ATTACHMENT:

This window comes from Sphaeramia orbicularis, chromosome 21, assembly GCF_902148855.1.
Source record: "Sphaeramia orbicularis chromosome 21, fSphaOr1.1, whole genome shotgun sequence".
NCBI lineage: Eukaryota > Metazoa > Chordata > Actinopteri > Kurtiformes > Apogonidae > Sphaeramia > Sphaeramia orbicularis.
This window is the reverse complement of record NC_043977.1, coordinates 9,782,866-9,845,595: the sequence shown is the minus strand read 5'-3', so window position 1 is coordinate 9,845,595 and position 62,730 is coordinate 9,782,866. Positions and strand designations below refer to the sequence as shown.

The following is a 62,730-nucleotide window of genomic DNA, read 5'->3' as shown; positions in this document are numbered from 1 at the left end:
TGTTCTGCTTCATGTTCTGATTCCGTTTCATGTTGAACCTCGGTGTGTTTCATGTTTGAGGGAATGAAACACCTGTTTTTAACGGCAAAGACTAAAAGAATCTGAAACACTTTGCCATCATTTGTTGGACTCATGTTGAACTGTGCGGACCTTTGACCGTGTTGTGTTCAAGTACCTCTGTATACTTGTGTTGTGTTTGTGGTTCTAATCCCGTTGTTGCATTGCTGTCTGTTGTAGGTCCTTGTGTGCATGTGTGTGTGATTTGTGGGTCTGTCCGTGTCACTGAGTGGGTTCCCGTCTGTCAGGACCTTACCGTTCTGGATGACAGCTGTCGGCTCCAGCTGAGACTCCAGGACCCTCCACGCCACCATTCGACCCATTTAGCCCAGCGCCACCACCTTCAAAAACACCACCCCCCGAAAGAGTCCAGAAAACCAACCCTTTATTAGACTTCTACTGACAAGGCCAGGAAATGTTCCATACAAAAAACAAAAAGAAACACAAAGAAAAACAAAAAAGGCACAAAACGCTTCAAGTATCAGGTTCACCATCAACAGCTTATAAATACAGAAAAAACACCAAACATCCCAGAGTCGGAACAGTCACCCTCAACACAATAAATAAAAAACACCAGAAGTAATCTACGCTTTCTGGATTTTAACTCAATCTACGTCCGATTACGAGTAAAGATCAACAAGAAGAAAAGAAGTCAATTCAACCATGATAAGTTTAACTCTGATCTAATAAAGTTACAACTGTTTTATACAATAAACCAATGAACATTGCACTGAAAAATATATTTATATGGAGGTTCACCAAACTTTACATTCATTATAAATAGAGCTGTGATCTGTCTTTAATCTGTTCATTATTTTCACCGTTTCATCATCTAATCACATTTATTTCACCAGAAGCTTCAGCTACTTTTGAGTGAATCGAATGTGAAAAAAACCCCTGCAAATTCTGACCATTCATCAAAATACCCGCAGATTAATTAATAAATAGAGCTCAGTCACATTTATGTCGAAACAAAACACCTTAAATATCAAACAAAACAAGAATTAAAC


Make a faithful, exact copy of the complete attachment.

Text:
This window comes from Sphaeramia orbicularis, chromosome 21, assembly GCF_902148855.1.
Source record: "Sphaeramia orbicularis chromosome 21, fSphaOr1.1, whole genome shotgun sequence".
NCBI lineage: Eukaryota > Metazoa > Chordata > Actinopteri > Kurtiformes > Apogonidae > Sphaeramia > Sphaeramia orbicularis.
This window is the reverse complement of record NC_043977.1, coordinates 9,782,866-9,845,595: the sequence shown is the minus strand read 5'-3', so window position 1 is coordinate 9,845,595 and position 62,730 is coordinate 9,782,866. Positions and strand designations below refer to the sequence as shown.

The following is a 62,730-nucleotide window of genomic DNA, read 5'->3' as shown; positions in this document are numbered from 1 at the left end:
TGTTCTGCTTCATGTTCTGATTCCGTTTCATGTTGAACCTCGGTGTGTTTCATGTTTGAGGGAATGAAACACCTGTTTTTAACGGCAAAGACTAAAAGAATCTGAAACACTTTGCCATCATTTGTTGGACTCATGTTGAACTGTGCGGACCTTTGACCGTGTTGTGTTCAAGTACCTCTGTATACTTGTGTTGTGTTTGTGGTTCTAATCCCGTTGTTGCATTGCTGTCTGTTGTAGGTCCTTGTGTGCATGTGTGTGTGATTTGTGGGTCTGTCCGTGTCACTGAGTGGGTTCCCGTCTGTCAGGACCTTACCGTTCTGGATGACAGCTGTCGGCTCCAGCTGAGACTCCAGGACCCTCCACGCCACCATTCGACCCATTTAGCCCAGCGCCACCACCTTCAAAAACACCACCCCCCGAAAGAGTCCAGAAAACCAACCCTTTATTAGACTTCTACTGACAAGGCCAGGAAATGTTCCATACAAAAAACAAAAAGAAACACAAAGAAAAACAAAAAAGGCACAAAACGCTTCAAGTATCAGGTTCACCATCAACAGCTTATAAATACAGAAAAAACACCAAACATCCCAGAGTCGGAACAGTCACCCTCAACACAATAAATAAAAAACACCAGAAGTAATCTACGCTTTCTGGATTTTAACTCAATCTACGTCCGATTACGAGTAAAGATCAACAAGAAGAAAAGAAGTCAATTCAACCATGATAAGTTTAACTCTGATCTAATAAAGTTACAACTGTTTTATACAATAAACCAATGAACATTGCACTGAAAAATATATTTATATGGAGGTTCACCAAACTTTACATTCATTATAAATAGAGCTGTGATCTGTCTTTAATCTGTTCATTATTTTCACCGTTTCATCATCTAATCACATTTATTTCACCAGAAGCTTCAGCTACTTTTGAGTGAATCGAATGTGAAAAAAACCCCTGCAAATTCTGACCATTCATCAAAATACCCGCAGATTAATTAATAAATAGAGCTCAGTCACATTTATGTCGAAACAAAACACCTTAAATATCAAACAAAACAAGAATTAAAC